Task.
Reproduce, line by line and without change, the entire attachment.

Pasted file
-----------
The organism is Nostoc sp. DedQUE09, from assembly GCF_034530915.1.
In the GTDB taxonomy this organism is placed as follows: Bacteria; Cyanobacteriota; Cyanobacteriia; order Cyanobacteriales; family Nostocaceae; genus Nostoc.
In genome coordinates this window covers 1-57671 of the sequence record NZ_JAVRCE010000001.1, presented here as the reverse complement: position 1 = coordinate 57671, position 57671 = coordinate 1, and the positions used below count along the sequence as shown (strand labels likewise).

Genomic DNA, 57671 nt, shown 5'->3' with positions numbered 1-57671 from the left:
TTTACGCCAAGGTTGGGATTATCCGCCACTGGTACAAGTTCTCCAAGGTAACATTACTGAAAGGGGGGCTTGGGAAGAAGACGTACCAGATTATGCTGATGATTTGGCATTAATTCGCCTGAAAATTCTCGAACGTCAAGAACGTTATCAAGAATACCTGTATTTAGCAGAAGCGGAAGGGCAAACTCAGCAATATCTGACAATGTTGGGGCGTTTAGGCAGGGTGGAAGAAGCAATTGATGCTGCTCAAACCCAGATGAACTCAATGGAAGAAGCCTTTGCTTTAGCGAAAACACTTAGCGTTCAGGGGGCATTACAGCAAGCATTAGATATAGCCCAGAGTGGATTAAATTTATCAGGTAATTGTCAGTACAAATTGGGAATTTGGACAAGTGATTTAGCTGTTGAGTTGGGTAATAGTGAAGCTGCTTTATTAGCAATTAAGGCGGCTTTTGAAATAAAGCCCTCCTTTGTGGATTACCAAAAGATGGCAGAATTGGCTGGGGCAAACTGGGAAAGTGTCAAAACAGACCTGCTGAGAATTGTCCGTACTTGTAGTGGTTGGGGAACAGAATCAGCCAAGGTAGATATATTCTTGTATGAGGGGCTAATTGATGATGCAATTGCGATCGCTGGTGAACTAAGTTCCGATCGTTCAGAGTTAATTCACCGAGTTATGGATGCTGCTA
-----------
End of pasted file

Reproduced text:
The organism is Nostoc sp. DedQUE09, from assembly GCF_034530915.1.
In the GTDB taxonomy this organism is placed as follows: Bacteria; Cyanobacteriota; Cyanobacteriia; order Cyanobacteriales; family Nostocaceae; genus Nostoc.
In genome coordinates this window covers 1-57671 of the sequence record NZ_JAVRCE010000001.1, presented here as the reverse complement: position 1 = coordinate 57671, position 57671 = coordinate 1, and the positions used below count along the sequence as shown (strand labels likewise).

Genomic DNA, 57671 nt, shown 5'->3' with positions numbered 1-57671 from the left:
TTTACGCCAAGGTTGGGATTATCCGCCACTGGTACAAGTTCTCCAAGGTAACATTACTGAAAGGGGGGCTTGGGAAGAAGACGTACCAGATTATGCTGATGATTTGGCATTAATTCGCCTGAAAATTCTCGAACGTCAAGAACGTTATCAAGAATACCTGTATTTAGCAGAAGCGGAAGGGCAAACTCAGCAATATCTGACAATGTTGGGGCGTTTAGGCAGGGTGGAAGAAGCAATTGATGCTGCTCAAACCCAGATGAACTCAATGGAAGAAGCCTTTGCTTTAGCGAAAACACTTAGCGTTCAGGGGGCATTACAGCAAGCATTAGATATAGCCCAGAGTGGATTAAATTTATCAGGTAATTGTCAGTACAAATTGGGAATTTGGACAAGTGATTTAGCTGTTGAGTTGGGTAATAGTGAAGCTGCTTTATTAGCAATTAAGGCGGCTTTTGAAATAAAGCCCTCCTTTGTGGATTACCAAAAGATGGCAGAATTGGCTGGGGCAAACTGGGAAAGTGTCAAAACAGACCTGCTGAGAATTGTCCGTACTTGTAGTGGTTGGGGAACAGAATCAGCCAAGGTAGATATATTCTTGTATGAGGGGCTAATTGATGATGCAATTGCGATCGCTGGTGAACTAAGTTCCGATCGTTCAGAGTTAATTCACCGAGTTATGGATGCTGCTA